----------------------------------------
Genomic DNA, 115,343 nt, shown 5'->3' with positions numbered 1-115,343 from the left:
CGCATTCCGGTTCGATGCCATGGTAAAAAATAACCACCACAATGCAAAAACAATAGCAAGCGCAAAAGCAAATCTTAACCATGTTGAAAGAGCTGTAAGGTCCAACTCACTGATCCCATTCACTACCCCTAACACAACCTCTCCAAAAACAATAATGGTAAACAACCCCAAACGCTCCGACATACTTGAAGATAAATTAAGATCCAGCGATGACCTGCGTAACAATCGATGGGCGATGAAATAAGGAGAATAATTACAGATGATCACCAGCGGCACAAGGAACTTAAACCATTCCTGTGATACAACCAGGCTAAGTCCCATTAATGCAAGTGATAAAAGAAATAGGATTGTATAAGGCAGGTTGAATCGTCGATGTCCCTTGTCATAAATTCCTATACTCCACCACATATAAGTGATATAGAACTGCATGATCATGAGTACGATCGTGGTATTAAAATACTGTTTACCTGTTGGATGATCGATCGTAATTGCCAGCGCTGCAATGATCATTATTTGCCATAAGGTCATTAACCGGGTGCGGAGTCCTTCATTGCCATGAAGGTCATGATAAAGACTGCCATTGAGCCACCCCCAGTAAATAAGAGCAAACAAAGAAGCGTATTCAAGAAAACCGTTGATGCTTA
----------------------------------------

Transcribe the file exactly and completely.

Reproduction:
Genomic DNA, 115,343 nt, shown 5'->3' with positions numbered 1-115,343 from the left:
CGCATTCCGGTTCGATGCCATGGTAAAAAATAACCACCACAATGCAAAAACAATAGCAAGCGCAAAAGCAAATCTTAACCATGTTGAAAGAGCTGTAAGGTCCAACTCACTGATCCCATTCACTACCCCTAACACAACCTCTCCAAAAACAATAATGGTAAACAACCCCAAACGCTCCGACATACTTGAAGATAAATTAAGATCCAGCGATGACCTGCGTAACAATCGATGGGCGATGAAATAAGGAGAATAATTACAGATGATCACCAGCGGCACAAGGAACTTAAACCATTCCTGTGATACAACCAGGCTAAGTCCCATTAATGCAAGTGATAAAAGAAATAGGATTGTATAAGGCAGGTTGAATCGTCGATGTCCCTTGTCATAAATTCCTATACTCCACCACATATAAGTGATATAGAACTGCATGATCATGAGTACGATCGTGGTATTAAAATACTGTTTACCTGTTGGATGATCGATCGTAATTGCCAGCGCTGCAATGATCATTATTTGCCATAAGGTCATTAACCGGGTGCGGAGTCCTTCATTGCCATGAAGGTCATGATAAAGACTGCCATTGAGCCACCCCCAGTAAATAAGAGCAAACAAAGAAGCGTATTCAAGAAAACCGTTGATGCTTA